Thai Navy SEALS release footage of cave rescue
Thai Navy SEALS have released dramatic footage showing the moment some of the trapped cave boys were brought to safety.
The video, released on the Thai Navy SEALs Facebook page, shows divers using pulleys, ropes and rubber piping to bring the boys out.
It also shows the boys being passed on stretchers through the dangerous pathways.
Working in muddy conditions, the divers carried the boys, covered with thermal blankets, through the dark.
Details are beginning to emerge of just how dangerous the rescue mission was to free the 12 boys and their soccer coach who became stranded inside the Tham Luang cave network on June 23
A former Thai Navy SEAL who was the last diver to leave the Tham Luang complex told AFP the boys were wrapped up in stretchers when they were being transferred.
"Some of them were asleep, some of them were wiggling their fingers... (as if) groggy, but they were breathing," Commander Chaiyananta Peeranarong said.
The SEALS posted the footage along with a post thanking those who took part in the seemingly impossible rescue mission calling it "the operation the world must remember and the operation the world must never forget."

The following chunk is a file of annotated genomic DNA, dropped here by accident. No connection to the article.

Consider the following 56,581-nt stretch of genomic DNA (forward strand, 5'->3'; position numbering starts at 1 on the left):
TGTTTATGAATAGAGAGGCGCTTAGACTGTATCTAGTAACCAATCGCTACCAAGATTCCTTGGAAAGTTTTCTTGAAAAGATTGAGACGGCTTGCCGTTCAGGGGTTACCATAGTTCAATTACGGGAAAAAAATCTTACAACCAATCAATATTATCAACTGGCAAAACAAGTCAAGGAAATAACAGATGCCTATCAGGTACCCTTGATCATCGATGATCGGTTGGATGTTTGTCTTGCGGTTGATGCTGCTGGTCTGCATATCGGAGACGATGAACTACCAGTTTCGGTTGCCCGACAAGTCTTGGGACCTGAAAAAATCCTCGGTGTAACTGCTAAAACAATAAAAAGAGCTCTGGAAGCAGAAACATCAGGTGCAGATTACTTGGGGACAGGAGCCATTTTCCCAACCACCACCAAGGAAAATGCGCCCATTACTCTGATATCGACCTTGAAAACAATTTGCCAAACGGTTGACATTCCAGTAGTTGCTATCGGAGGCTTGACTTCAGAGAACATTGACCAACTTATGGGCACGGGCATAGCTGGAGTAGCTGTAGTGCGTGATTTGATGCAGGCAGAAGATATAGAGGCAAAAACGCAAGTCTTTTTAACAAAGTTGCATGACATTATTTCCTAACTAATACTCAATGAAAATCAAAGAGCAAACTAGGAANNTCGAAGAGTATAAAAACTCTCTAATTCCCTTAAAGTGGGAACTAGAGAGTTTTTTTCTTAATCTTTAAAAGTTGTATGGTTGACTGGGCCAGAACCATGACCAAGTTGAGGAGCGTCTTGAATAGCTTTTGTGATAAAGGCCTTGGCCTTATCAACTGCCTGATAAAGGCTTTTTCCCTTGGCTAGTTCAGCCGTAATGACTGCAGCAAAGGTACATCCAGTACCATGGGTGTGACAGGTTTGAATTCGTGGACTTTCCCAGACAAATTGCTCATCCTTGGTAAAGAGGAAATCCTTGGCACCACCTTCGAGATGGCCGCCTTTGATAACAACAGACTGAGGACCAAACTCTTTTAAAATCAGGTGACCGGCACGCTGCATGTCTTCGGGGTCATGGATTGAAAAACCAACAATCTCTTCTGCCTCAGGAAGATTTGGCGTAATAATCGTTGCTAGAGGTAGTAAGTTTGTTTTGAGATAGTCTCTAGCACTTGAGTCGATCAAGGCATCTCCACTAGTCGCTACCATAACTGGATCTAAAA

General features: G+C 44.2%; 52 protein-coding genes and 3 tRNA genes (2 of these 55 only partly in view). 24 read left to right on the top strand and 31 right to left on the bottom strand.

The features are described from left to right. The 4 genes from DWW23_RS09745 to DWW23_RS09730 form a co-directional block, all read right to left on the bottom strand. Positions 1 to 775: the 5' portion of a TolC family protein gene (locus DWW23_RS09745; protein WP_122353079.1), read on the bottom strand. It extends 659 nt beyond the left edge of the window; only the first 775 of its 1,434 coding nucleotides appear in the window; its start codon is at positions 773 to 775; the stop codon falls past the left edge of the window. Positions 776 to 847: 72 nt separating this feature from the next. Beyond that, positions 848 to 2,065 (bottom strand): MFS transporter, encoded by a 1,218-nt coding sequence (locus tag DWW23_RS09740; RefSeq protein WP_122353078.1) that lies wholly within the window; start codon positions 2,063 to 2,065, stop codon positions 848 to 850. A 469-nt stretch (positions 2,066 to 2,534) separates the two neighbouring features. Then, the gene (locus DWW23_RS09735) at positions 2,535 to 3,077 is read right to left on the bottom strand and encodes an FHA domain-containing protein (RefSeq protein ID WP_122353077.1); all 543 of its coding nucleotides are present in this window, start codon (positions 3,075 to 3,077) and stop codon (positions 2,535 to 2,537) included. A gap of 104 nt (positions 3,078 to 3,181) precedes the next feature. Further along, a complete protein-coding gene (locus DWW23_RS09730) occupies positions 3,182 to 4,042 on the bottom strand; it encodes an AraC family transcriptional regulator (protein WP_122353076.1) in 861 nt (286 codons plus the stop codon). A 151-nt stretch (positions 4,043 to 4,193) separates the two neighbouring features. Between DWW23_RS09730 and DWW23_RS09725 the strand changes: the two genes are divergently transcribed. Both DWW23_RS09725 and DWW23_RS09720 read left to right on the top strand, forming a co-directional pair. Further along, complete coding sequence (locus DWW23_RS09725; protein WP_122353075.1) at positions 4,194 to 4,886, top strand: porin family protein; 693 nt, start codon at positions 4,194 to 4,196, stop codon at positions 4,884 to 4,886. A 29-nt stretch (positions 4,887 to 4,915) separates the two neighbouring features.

"18 days that all the people of the world are together together, together with the power to bring cuddle football team, boar team, 12 people and coach home," it reads in a translation from Thai.
The video footage comes as an American involved in the operation described the perilous zero-visibility dives that brought the boys out safely as a "once in a lifetime rescue."
Derek Anderson, a 32-year-old rescue specialist with the US Air Force based in Okinawa, Japan, said the boys had to be put into harnesses and high-lined across the rocky caverns at various times during the risky rescue.
At other times, they endured dives lasting up to half an hour in the pitch-black waters.
"The world just needs to know that what was accomplished was a once in a lifetime rescue," he told The Associated Press.
"We were extremely fortunate that the outcome was the way it was. It's important to realize how complex and how many pieces of this puzzle had to come together."
He said the boys, ranging in age from 11 to 16, were "incredibly resilient."
"What was really important was the coach and the boys all came together and discussed staying strong, having the will to live, having the will to survive," Mr Anderson said.
The rescue operation involved more than 90 divers from several countries, including Australia with Adelaide-based anaesthetist Dr Richard Harris playing a leading role in the mission.
The boys and their coach are now recovering in hospital with pictures emerging of their happy faces surrounded by medical staff as their parents look on behind a glass screen.
The Thai Navy SEAL's also praised Dr Harris, whose own father passed away hours after the mission was completed and the last of the group was brought to safety.
In a Facebook post the SEALS said Dr Harris couldn't be thanked enough for what he did.
"Our condolences to Doctor Richard Harris, one of the leading rescuers whose father just passed away hours after his rescue mission had been completed," a Facebook post reads.
"We wish you the best for this very tough time. We never thank you enough for what you’ve done for the kids, their families and Thailand. Thank you, Richard and thank you, Australia!"